A link is not always what it seems. Hackers have gone to great lengths to create convincing websites that look just like the real deal. Oftentimes, this is spoofing a major company such as Microsoft. By convincingly spoofing legitimate websites, bad actors are hoping to encourage end-users to enter their credentials. Thus, URL phishing is a pretext for credential harvesting attacks. 

When done properly, URL phishing can lead to usernames, passwords, credit cards, and other personal information being stolen. The most successful ones often require users to login into an email or bank account. Without proper defenses, end-users and companies could easily fall prey. 

Here, we discuss the basics of URL phishing and a summary of the best practices for stopping these attacks.

URL Phishing - A Malicious Website

Phishing attacks commonly begin with an email and can be used in various attacks. URL phishing attacks take phishing a step further to create a malicious website. The link to the site is embedded within a phishing email, and the attacker uses social engineering to try to trick the user into clicking on the link and visiting the malicious site.

How Does It Work?

URL phishing attacks can use various means to trick a user into clicking on the malicious link. For example, a phishing email may claim to be from a legitimate company asking the user to reset their password due to a potential security incident. Alternatively, the malicious email that the user needs to verify their identity for some reason by clicking on the malicious link.

Once the link has been clicked, the user is directed to the malicious phishing page. This page may be designed to harvest a user’s credentials or other sensitive information under the guise of updating a password or verifying a user’s identity. Alternatively, the site may serve a “software update” for the user to download and execute that is actually malware.

How To Identify URL Phishing

URL phishing attacks use trickery to convince the target that they are legitimate. Some of the ways to detect a URL phishing attack is to:

  • Ignore Display Names: Phishing emails can be configured to show anything in the display name. Instead of looking at the display name, check the sender’s email address to verify that it comes from a trusted source.
  • Verify the Domain: Phishers will commonly use domains with minor misspellings or that seem plausible. For example, company.com may be replaced with cormpany.com or an email may be from company-service.com. Look for these misspellings, they are good indicators.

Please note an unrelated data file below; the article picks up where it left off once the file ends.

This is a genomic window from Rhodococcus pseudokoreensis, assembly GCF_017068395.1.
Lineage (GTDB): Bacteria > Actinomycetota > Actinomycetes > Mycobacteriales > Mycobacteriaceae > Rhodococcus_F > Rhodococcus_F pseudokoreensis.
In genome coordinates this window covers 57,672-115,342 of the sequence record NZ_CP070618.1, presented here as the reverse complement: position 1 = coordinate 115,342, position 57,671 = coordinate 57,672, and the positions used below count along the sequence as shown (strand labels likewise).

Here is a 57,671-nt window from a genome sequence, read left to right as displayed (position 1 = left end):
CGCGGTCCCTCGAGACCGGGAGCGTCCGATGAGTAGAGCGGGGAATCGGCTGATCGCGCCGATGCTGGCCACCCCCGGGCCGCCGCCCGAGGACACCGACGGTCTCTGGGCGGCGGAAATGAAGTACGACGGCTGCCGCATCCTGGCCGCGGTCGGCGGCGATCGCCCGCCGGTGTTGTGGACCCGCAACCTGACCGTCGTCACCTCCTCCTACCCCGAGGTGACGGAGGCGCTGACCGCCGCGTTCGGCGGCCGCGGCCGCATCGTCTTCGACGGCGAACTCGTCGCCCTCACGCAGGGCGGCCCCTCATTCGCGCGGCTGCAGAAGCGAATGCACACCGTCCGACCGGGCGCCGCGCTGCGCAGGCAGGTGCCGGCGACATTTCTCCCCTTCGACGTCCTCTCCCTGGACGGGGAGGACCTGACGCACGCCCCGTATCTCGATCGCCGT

• Check the Links: URL phishing attacks are designed to trick recipients into clicking on a malicious link. Hover over the links within an email and see if they actually go where they claim. Enter suspicious links into a phishing verification tool like phishtank.com, which will tell you if they are known phishing links. If possible, don’t click on a link at all; visit the company’s site directly and navigate to the indicated page.

How To Protect From URL Phishing

URL phishing attacks can be detected in a few different ways. Some of the common solutions include:

  • URL Filtering: Some phishing URLs are used multiple times and are included in threat intelligence feeds. Blocking these known-bad URLs can help to prevent less-sophisticated phishing emails from reaching users’ inboxes.
  • Domain Reputation: Anti-phishing products commonly look for warning signs of phishing URLs within emails. For example, a domain that is only a few hours old is likely malicious.
  • DMARC Verification: DMARC verification uses SPF or DKIM to verify that an email originates from the alleged source domain. This helps with detecting and blocking spoofed source addresses.

These common phishing detection mechanisms can catch the low-hanging fruit. However, phishers are growing more sophisticated and using methods that bypass these common techniques. For example, phishing sites may be hosted on SaaS solutions, which provides them with legitimate domains. Protecting against these more sophisticated attacks requires a more robust approach to URL scanning.

URL Phishing Protection With Check Point

Check Point and Avanan have developed an anti-phishing solution that provides improved URL phishing protection compared to common techniques. This includes post-delivery protection, endpoint protection to defend against zero-day threats, and the use of contextual and business data to identify sophisticated phishing emails.

Learn more about how phishing and social engineering attacks have grown more sophisticated over the years with the Social Engineering Ebook. Then sign up for a free demo of Check Point Harmony Email and Collaboration to learn how to block the phishing emails that other solutions miss.